It’s raining and cool today…but I am ok. I’m in my office with a touch of heat stirring. I’m sitting in a very comfortable chair (kudos to Office Depot)…and I’m sure most of you know I’m sipping a cup of coffee. I might even tackle a pack of Nabs here in a few. I’m replaying Sunday’s sermon in my head…thinking about what I should have said, what I didn’t say, what I could have said better…my habit for most Mondays and Tuesdays. I’m typing this on a nice little computer that will do much more than I know how to do. I am behind as always. Two meetings this morning under my belt and I’ve not even made a dent in the day’s schedule. Part of me wants to complain…but I can’t.
I can’t because I’m thinking about a fellow pastor. He’s a man I’ve never met. His schedule is much different than mine. He’s not sitting at a desk typing on a nice computer. He’s probably not hungry for food-period…much less a snack. He’s not thinking about Sunday’s sermon. In fact, I can’t even begin to imagine how he is able to think at all. As the pastor of FBC Sutherland Springs, Frank Pomeroy is facing things that no pastor handbook, seminary class, or conference theme in existence is equipped to address. He has lost his 14 year old daughter, Anna Bell, to a crazed shooter who walked into the small town country church on a beautiful Sunday morning and killed 26 people and injured two dozen more. My heart and my soul are broken for this dear man and his wife. I am broken for the church family, the community of Sutherland Springs, and ultimately our nation.
Like you, I sat traumatized in front of my computer Sunday afternoon reading every article and watching every video clip I could find right up to church time Sunday evening. ****************************** To be totally honest, I had to stop writing this blog over a week ago now. I was a mess…and I remain one even now. Some things are just too hard to talk or write about.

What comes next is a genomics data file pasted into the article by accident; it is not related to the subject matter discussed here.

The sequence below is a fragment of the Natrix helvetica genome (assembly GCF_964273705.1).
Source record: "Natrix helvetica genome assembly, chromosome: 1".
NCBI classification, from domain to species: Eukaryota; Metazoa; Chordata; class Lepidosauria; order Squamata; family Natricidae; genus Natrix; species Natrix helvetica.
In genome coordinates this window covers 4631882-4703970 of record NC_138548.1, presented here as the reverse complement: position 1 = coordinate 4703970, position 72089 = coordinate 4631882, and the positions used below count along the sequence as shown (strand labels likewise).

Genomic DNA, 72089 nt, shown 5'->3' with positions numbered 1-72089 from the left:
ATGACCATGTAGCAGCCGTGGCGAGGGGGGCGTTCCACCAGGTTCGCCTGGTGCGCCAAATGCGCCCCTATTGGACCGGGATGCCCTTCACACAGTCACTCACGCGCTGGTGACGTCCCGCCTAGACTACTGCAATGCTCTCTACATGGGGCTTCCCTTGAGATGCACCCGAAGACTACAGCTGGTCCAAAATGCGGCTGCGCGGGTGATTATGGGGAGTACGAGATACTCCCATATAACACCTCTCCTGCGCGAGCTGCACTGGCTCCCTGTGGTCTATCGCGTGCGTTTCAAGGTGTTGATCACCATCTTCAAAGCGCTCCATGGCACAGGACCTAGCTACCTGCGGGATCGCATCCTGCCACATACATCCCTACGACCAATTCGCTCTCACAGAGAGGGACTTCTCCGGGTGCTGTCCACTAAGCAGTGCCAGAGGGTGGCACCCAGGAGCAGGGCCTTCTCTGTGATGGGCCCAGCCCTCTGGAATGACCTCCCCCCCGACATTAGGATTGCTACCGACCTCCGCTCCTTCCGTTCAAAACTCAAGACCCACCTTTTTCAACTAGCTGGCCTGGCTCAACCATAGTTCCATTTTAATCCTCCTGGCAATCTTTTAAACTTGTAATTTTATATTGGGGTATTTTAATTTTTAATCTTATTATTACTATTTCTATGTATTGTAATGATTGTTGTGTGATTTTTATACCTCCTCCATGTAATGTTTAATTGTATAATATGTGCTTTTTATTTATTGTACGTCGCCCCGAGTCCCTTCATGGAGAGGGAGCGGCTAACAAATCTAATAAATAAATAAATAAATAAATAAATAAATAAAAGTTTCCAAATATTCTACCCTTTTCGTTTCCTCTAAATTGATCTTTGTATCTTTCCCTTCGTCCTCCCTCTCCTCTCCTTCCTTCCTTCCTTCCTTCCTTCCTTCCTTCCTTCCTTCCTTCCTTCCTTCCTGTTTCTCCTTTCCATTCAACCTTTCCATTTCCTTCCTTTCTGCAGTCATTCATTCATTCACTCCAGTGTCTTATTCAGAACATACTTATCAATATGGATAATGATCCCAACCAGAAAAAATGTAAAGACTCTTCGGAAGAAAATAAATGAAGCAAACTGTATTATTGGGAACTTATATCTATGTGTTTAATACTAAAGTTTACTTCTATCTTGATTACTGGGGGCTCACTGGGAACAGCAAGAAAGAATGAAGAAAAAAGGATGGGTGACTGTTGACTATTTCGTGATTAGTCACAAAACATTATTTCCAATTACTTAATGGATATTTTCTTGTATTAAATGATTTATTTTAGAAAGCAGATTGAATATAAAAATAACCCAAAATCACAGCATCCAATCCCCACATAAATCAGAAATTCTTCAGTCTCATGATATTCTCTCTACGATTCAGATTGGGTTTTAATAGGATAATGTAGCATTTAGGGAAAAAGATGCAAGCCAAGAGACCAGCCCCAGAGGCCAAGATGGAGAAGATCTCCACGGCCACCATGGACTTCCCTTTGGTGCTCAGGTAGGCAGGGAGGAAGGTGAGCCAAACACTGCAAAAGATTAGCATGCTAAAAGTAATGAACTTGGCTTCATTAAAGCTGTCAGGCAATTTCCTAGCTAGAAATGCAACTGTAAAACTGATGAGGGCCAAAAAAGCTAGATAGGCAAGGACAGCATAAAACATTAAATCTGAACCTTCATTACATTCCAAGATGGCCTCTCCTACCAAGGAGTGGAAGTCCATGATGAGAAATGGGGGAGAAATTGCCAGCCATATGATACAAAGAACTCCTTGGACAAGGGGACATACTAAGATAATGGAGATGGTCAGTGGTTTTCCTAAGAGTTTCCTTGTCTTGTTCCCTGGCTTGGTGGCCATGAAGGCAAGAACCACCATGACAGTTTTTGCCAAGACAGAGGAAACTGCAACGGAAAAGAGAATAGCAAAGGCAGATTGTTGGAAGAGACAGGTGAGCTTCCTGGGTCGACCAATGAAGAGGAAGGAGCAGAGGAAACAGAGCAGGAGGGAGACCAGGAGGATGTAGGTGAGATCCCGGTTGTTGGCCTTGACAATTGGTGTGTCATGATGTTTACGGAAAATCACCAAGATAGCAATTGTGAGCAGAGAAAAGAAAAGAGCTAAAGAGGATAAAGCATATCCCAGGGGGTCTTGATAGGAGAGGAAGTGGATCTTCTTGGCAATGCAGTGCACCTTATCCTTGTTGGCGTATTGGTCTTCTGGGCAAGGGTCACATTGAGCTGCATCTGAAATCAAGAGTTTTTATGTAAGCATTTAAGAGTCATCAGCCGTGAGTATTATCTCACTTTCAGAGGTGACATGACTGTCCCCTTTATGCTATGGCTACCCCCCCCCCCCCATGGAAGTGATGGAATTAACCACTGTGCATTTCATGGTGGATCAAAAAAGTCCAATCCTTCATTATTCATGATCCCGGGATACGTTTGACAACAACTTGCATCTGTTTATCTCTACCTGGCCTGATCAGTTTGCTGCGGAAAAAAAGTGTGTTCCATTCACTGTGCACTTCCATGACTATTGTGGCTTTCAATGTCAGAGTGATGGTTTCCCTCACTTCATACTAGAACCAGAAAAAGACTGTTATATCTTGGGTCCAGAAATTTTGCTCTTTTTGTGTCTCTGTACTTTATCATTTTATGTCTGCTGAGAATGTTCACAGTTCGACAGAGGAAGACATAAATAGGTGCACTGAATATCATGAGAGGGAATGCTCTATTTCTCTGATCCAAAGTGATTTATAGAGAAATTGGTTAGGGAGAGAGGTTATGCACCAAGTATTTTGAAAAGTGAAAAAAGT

The reality is we have all tried to digest what has happened. We are living in a country we no longer recognize. Schools and churches were historically understood to be safe places. Kneeling for the national anthem was unthinkable. Individuals were a part of the greater whole and caring about other people was what we all “should” do. In my mind, all of these things have changed in the blink of an eye. Sadly, no place is truly safe, as we all have come to know. Kneeling in disrespect is now called honorable. The individual is now the main thing. And caring about others is left for the few. This didn’t happen overnight. The ripples from thoughts many years ago, have now reached our shores in a mind-numbing reality. In short, this IS where we live.
I will write more on these things soon. For now, we mourn with the dear folks impacted by this, and other senseless tragedies. We must commit ourselves to being what we know we should be. It’s not enough to lament our nation’s condition…nor is it enough to rant about how things used to be. We must renew ourselves to being what we’ve been called to be…the people of God, His representatives in the world. May God be gracious and strengthen those who remain faithful in these days. May God bless Texas…and the rest of us. Stay Classy Monticello.